Visceral hypersensitivity is recognised as an important mechanism in irritable bowel syndrome (IBS). Mast cells are increasingly recognised as playing an important role in IBS. Ketotifen is a mast cell stabiliser and an H1 receptor antagonist. Klooker et al investigated the effect of ketotifen on rectal sensitivity and symptoms in patients with IBS. Sixty patients with IBS underwent a barostat study to assess rectal sensitivity before and after 8 weeks of treatment. After the initial barostat, patients were randomised to receive ketotifen or placebo. IBS symptoms and health-related quality of life were scored and mast cells were quantified and spontaneous release of tryptase and histamine was determined in rectal biopsies and compared with biopsies from healthy controls. Ketotifen increased the threshold of discomfort in patients with IBS with visceral hypersensitivity (see figure) and improved IBS symptoms and quality of life. There was, however, no relation between mast cell number, visceral perception and clinical outcome. Mast cell stabilisers and/or H1 receptor antagonists should be considered and further explored as a therapeutic approach in the treatment of patients with IBS. See page 1213.

Figure3

Individual thresholds for discomfort/pain during rectal distension before and after 8 weeks of treatment with placebo or ketotifen in hypersensitive patients.

Increased risk of colorectal cancer in first degree relatives of hyperplastic polyposis syndrome patients

Hyperplastic polyposis syndrome (HPS) is a condition characterised by the presence of multiple hyperplastic polyps spread throughout the colon and is associated with an increased colorectal cancer (CRC) risk. The magnitude of risk to first degree relatives (FDRs) of HPS patients is unknown. Boparai et al analysed the incidence rate of CRC in FDRs and compared this with the general population through person-year analysis after adjustment for demographic characteristics. Population-based incidence data from the Eindhoven Cancer Registry during the period 1970–2006 were used to compare observed numbers of CRC cases in FDRs with expected numbers based on the incidence in the general population. During the study period, a total of 27 CRC cases occurred among 347 FDRs compared to five expected CRC cases (p<0.001) resulting in a RR of 5.4 (95% CI 3.7 to 7.8). Four FDRs satisfied the criteria for HPS. Based on the estimated HPS prevalence in the general population the projected RR of HPS in FDRs was 39 (95% CI 13 to 121). The authors conclude that in the absence of a genetic substrate, screening colonoscopies for FDRs would be justified but this clearly requires further validation. See page 1222.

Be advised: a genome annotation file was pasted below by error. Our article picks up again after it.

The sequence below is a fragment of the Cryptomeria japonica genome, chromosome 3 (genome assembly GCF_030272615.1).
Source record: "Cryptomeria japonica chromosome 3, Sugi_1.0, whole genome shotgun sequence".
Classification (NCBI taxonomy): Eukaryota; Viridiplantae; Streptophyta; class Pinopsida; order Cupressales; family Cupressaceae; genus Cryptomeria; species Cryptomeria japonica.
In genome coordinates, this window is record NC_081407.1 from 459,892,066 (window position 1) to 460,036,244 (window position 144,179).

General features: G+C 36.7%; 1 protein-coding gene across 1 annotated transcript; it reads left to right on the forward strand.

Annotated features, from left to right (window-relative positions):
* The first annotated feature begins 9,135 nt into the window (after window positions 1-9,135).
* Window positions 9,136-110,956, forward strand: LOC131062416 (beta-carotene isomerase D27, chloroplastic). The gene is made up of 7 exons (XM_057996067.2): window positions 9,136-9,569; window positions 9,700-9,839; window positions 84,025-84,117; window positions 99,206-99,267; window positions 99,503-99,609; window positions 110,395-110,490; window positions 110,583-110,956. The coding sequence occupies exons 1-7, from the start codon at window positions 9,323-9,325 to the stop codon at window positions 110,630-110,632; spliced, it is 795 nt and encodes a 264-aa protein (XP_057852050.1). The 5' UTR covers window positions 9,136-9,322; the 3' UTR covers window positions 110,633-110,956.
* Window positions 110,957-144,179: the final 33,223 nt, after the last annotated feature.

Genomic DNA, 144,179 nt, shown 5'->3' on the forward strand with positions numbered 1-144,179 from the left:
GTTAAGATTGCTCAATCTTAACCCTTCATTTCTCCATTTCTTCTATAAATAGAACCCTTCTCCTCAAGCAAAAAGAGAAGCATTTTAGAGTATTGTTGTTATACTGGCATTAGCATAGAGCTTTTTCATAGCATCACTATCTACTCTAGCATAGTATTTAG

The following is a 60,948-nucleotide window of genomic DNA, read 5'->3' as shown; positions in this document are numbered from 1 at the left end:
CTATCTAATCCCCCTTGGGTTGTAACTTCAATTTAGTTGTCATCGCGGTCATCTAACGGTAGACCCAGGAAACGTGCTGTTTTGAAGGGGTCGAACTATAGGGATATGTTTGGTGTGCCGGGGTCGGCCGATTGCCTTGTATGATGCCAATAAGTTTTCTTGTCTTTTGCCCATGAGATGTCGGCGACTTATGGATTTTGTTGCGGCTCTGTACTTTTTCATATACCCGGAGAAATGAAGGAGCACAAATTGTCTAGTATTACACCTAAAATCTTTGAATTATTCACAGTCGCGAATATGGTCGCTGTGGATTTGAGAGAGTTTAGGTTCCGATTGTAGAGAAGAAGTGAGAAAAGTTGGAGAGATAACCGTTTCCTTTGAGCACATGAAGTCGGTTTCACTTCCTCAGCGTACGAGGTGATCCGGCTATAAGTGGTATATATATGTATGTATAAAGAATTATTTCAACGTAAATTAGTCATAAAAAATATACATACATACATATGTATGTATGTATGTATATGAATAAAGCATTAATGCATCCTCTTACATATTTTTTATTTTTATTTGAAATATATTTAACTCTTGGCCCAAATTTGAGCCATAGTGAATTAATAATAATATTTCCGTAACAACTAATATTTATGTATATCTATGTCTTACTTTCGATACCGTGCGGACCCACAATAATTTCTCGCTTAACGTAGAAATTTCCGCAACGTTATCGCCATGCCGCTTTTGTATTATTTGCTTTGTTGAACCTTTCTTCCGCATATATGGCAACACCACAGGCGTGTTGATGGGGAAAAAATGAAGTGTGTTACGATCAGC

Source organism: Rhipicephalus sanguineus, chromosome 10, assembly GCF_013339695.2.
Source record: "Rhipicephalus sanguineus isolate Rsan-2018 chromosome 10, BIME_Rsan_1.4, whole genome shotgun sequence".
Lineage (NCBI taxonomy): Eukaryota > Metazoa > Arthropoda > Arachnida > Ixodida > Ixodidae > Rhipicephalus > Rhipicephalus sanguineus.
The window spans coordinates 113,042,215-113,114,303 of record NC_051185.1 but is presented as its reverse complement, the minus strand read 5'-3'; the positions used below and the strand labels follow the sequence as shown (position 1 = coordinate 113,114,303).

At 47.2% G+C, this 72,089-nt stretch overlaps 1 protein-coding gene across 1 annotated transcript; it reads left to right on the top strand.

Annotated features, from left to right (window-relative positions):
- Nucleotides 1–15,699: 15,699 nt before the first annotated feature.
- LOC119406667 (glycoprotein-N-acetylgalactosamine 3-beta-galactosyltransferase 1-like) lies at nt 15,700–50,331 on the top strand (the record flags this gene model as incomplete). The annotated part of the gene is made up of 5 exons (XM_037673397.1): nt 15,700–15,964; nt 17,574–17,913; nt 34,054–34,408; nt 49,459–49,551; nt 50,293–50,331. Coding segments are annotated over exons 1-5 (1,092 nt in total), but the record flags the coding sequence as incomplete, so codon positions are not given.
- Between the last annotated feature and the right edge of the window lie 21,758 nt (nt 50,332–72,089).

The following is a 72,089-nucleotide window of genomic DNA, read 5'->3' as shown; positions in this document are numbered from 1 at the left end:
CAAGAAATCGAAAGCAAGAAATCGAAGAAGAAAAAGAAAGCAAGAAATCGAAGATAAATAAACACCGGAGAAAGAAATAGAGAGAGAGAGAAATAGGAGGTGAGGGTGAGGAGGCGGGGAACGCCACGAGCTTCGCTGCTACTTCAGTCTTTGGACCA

Can liver biopsy be avoided in NAFLD?

Liver biopsy is the gold standard for the diagnosis of inflammation and of fibrosis in patients with NAFLD. However, non-invasive tests of fibrosis are safer and more convenient. Transient elastography is an important novel tool (see commentary by Pinzani on page 1165) for non-invasive diagnosis of advanced fibrosis. Unfortunately, elastography is often unreliable in obese patients who represent the majority of patients with NASH. McPherson et al investigated the performance of five non-invasive scores to diagnose advanced fibrosis in a group of patients with biopsy proven NAFLD. Interestingly, the simplest test, an AST/ALT ratio below 0.8 had the best negative predictive value: in over 90% of such patients liver biopsy would not have provided different information regarding the presence of advanced cirrhosis. So, can liver biopsy be avoided in NAFLD? For the diagnosis of NASH, which will become pivotal once effective treatments are readily available, liver biopsy is still indispensable. The performance of the non-invasive tests needs to be investigated in non-selected patients with less severe NAFLD. Moreover, in such patients comparison of the proposed tests with novel elastography techniques should be performed. See page 1265.

Cut-offPatients avoiding liver biopsy*False negative result
AST/ALT<0.8100/145 (69%)7 (7%)
BARD score<255/145 (38%)3 (5%)
FIB-4 score<1.3090/145 (62%)4 (5%)
NAFLD fibrosis score<−1.45575/145 (52%)6 (8%)
  • * Patients with a value below the cut-off.

  • Proportion of patients who may potentially avoid liver biopsy using the simple non-invasive tests to exclude advanced fibrosis.

    View Abstract

    Request permissions

    If you wish to reuse any or all of this article please use the link below which will take you to the Copyright Clearance Center’s RightsLink service. You will be able to get a quick price and instant permission to reuse the content in many different ways.

    Linked Articles